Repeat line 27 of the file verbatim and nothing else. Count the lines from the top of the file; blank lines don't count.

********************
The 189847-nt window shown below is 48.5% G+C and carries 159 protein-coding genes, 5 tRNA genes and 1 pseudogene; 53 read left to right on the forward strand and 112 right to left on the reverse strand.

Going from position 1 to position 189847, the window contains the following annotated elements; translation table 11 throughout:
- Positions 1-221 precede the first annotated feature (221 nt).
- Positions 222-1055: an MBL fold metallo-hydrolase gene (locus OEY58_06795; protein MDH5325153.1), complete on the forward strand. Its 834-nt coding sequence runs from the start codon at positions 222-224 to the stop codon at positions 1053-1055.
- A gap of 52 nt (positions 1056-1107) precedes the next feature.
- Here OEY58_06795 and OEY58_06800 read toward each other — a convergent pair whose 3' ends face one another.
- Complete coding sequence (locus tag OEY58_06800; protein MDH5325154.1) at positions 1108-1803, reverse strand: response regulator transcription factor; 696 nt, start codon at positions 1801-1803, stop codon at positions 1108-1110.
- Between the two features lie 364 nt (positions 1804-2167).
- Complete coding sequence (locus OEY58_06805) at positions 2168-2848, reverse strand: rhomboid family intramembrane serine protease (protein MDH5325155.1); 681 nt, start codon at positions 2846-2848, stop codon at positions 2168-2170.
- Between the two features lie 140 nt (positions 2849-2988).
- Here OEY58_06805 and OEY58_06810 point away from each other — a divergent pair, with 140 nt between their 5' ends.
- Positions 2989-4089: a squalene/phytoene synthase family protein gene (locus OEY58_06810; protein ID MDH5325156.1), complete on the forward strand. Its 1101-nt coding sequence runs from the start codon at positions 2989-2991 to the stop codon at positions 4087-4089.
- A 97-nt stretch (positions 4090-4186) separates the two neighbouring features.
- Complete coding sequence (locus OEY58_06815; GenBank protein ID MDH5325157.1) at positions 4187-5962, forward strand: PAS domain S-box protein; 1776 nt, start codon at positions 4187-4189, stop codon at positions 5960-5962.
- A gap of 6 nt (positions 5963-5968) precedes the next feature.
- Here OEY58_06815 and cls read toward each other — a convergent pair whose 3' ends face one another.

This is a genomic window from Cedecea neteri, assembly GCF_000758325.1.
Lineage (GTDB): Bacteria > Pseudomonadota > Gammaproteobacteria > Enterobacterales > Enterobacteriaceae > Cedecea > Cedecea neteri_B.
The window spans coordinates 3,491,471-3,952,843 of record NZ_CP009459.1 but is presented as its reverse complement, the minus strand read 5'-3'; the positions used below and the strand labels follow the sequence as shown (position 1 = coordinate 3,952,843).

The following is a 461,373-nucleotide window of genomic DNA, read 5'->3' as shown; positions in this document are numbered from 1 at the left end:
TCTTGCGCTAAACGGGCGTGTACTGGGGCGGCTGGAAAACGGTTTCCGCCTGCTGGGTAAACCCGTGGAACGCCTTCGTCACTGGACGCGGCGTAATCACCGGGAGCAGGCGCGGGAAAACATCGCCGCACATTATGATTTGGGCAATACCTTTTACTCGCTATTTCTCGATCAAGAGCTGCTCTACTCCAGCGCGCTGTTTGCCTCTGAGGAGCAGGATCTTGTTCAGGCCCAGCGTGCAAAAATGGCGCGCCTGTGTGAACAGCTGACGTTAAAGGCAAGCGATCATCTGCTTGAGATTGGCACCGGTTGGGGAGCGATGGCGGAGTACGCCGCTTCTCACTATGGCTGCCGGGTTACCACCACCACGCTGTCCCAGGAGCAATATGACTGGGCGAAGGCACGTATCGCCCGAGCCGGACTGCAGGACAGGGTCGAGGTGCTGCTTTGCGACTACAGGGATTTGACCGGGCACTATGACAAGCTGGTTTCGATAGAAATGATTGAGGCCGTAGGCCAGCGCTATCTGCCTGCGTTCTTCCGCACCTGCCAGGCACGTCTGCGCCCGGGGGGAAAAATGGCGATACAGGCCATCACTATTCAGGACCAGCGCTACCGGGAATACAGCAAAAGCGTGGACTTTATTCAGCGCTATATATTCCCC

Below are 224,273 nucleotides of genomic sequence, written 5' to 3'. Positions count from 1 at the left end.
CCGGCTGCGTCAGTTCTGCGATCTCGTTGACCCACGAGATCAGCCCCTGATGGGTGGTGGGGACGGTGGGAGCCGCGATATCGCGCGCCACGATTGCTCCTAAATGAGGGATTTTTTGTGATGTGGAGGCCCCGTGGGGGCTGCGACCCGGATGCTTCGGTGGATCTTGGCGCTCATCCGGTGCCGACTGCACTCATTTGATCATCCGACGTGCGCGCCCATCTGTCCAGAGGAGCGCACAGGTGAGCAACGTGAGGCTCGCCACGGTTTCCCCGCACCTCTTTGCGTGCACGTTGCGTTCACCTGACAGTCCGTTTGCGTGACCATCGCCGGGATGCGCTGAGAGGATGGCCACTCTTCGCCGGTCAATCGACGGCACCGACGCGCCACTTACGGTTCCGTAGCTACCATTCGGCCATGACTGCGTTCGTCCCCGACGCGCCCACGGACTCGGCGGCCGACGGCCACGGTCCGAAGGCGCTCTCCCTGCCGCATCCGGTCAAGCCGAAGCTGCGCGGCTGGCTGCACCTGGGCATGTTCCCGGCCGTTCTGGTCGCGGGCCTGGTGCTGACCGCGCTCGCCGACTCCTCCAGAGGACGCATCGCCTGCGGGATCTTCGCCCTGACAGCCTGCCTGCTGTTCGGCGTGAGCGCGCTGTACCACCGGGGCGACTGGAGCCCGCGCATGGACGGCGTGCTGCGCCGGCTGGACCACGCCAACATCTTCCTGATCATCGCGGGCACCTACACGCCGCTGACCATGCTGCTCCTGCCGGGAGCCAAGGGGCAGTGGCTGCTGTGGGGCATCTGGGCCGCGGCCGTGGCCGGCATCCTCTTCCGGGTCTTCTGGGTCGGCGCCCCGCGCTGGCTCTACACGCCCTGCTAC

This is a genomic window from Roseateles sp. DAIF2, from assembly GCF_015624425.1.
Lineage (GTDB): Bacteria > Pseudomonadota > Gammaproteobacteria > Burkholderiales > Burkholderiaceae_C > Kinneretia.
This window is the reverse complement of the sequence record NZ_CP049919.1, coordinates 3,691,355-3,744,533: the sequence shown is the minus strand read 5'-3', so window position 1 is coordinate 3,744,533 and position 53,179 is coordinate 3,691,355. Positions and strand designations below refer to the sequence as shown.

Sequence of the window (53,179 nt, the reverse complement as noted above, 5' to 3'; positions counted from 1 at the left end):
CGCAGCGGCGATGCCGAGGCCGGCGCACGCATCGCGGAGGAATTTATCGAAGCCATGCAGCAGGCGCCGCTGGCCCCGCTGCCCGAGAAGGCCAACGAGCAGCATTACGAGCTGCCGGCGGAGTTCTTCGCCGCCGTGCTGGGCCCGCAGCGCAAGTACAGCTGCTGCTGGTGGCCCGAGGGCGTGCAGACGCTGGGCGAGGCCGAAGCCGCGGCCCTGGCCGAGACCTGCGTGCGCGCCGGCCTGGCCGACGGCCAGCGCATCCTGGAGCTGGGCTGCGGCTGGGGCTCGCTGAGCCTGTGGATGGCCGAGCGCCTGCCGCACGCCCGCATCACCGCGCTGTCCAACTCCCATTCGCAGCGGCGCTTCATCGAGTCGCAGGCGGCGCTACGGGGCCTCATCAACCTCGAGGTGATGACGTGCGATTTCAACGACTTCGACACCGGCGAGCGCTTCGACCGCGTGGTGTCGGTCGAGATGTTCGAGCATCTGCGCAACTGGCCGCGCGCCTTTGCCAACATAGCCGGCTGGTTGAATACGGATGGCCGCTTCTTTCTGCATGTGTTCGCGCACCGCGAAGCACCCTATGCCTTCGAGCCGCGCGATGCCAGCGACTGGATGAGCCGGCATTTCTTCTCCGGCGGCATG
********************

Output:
Sequence of the window (53,179 nt, the reverse complement as noted above, 5' to 3'; positions counted from 1 at the left end):